Oh, it’s hard for me to admit that, at least in light of the early persecution of Friends. I started out with my new book, Quaking Dover, assuming the Puritans were a monolithic opponent of religious liberty for others.
I did know, however, they weren’t always as uptight as they’ve been portrayed. In some ways they were liberal, with high literacy rates for men and women. Startlingly, a woman could divorce her husband if he didn’t sexually satisfy her. Besides, in England their Parliamentarian armies were the vanguard of the radical World Turned Upside Down that toppled the king. And they did love their beer.
As I researched my book, I began to sense that the old adage about coming to America for religious freedom but not extending it to others wasn’t exactly on target, nor was the part about neighboring colonies like New Hampshire being founded purely for monetary gain. As for Rhode Island? You see, it complicates.
For starters, the Puritans’ Massachusetts Bay charter was a commercial document, like the one for the East India Company, with their brilliance coming in immediately moving the annual stockholders meeting to the New World rather than London, under the King’s eyes.
The Pilgrims at Plymouth, too, had come under a commercial charter, one that left them strained by heavy debt. The majority of the first settlers at Plymouth weren’t even fellow Separatists in faith, but here for economic opportunity.
What the Puritans envisioned was a utopia, one within an economic, political, and religious worldview. While it’s sometimes described as a theocracy, ministers were banned from town office – not so elsewhere in the colonies.
Two of New Hampshire’s first four towns, meanwhile, were founded by ministers fleeing Massachusetts. That’s Hampton and Exeter.
And then, the Puritan fundamentalism somehow evolved into a liberal Unitarian strand and more mainstream Congregational wing, now part of the United Church of Christ denomination.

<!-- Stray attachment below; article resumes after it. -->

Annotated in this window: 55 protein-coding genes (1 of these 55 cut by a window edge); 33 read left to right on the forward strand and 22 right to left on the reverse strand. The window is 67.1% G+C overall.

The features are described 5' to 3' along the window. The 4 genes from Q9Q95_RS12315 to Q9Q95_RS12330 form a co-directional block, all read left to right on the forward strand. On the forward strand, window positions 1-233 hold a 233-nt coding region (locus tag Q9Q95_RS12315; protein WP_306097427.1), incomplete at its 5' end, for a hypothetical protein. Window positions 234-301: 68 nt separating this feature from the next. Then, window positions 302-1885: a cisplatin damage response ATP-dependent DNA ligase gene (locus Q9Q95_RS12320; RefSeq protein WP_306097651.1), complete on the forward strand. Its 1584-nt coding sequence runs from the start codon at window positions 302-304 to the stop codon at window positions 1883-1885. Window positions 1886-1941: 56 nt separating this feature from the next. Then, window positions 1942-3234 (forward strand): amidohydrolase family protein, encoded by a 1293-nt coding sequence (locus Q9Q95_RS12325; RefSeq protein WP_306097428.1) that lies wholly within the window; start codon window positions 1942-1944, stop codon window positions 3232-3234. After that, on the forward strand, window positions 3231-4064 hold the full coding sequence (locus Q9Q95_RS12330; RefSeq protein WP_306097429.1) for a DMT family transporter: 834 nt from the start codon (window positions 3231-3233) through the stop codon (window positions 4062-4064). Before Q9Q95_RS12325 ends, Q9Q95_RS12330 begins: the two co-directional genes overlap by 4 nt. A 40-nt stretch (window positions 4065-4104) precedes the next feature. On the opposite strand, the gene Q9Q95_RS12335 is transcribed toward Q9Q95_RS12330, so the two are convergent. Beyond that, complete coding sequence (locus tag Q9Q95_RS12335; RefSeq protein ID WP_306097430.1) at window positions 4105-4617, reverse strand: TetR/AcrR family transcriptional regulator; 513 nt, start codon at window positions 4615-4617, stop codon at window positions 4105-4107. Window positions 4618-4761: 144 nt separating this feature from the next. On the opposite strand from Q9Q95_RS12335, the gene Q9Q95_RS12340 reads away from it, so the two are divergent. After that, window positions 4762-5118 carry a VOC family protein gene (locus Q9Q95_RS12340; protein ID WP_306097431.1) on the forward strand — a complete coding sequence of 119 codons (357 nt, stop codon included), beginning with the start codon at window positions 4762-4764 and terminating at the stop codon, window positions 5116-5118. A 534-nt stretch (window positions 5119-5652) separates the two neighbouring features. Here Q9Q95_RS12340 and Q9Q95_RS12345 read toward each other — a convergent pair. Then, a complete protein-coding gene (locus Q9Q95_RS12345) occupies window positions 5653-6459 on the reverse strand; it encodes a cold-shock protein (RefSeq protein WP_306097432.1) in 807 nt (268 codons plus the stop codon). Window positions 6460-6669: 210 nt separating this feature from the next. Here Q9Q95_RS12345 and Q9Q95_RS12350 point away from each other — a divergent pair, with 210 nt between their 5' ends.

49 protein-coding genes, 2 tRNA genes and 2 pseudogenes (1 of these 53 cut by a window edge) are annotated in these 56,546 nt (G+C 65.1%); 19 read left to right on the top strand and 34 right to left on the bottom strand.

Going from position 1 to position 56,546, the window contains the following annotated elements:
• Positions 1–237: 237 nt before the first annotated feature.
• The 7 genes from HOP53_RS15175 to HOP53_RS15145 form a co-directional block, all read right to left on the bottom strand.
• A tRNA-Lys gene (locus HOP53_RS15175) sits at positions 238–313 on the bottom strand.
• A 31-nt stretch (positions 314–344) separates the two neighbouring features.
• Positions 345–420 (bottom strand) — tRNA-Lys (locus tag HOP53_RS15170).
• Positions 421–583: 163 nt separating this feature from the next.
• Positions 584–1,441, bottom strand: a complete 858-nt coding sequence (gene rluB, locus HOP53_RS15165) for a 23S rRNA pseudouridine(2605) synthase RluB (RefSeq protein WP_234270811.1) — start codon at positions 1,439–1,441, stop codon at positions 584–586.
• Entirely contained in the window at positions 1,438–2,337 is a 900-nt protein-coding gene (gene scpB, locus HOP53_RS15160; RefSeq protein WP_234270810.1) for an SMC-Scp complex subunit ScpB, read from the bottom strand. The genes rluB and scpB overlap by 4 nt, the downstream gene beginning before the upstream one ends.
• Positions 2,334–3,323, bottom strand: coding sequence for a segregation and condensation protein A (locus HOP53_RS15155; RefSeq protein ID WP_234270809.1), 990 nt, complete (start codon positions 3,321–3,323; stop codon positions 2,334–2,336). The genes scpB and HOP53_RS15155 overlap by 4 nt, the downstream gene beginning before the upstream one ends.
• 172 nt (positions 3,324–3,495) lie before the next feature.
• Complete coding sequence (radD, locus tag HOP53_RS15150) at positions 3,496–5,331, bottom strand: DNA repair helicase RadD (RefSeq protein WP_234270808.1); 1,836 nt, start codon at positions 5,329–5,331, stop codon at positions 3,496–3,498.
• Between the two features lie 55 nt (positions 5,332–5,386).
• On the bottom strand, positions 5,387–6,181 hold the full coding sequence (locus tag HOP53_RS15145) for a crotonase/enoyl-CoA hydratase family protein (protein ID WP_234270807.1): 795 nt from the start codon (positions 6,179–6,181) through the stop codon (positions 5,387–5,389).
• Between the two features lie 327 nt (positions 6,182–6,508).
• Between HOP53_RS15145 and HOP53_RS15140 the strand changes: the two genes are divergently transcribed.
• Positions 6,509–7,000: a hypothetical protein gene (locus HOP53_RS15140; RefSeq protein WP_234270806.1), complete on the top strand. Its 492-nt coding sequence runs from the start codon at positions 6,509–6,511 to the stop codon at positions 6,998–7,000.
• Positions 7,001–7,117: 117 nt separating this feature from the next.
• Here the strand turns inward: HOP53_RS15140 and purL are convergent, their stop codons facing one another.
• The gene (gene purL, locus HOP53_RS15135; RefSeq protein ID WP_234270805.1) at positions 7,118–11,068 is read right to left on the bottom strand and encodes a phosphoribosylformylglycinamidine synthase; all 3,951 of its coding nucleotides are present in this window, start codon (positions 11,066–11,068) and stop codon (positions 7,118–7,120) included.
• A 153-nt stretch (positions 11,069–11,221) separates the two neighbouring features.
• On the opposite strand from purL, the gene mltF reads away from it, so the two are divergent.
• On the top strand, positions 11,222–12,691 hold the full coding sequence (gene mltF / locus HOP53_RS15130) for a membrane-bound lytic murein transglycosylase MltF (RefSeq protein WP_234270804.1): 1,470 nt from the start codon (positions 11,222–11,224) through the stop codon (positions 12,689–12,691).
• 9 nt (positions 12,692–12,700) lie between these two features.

I’ve previously noted an essay by Marilynne Robinson in the August 2022 Harper’s Magazine, delineating ways Massachusetts was far more liberal than Virginia or the Carolinas when it came to religion and liberty in general. In early Virginia, for instance, missing church three times or speaking ill of the King merited a death sentence. Let it be noted, too, that Puritans, along with Presbyterians, Baptists, Quakers, and Roman Catholics, were unable to gain much of a foothold anywhere in colonial Virginia, with its ruthless Anglican state denomination.
There are even arguments that the persecution of the upstart Quakers in both New England and the southern colonies was based more on political and monetary motivations than religion.
The historian at First Parish church in Dover had me seeing that the opposition in New England wasn’t nearly as monolithic as I’d assumed, and then that New Hampshire’s four local congregations had somewhat different characters from those in Massachusetts.
More recently, I’m facing Carla Gardina Pestana’s contention in Quakers and Baptists in Colonial Massachusetts that Friends went out of their way looking for trouble. It does rather thicken the plot. The Baptists somehow found ways to fit in more agreeably.
Considering current attacks on freedom of speech (and printing), some of it under the guise of religion, I do wonder about the status of the separation of church and state.
Sometimes history isn’t so far back there as we’d like to suppose.
One thought on “The Puritans do get a bad rap”
A lot of interesting fun facts there. Gives a whole new meaning to Puritan. One that might shock some grandparents and other elders, church included.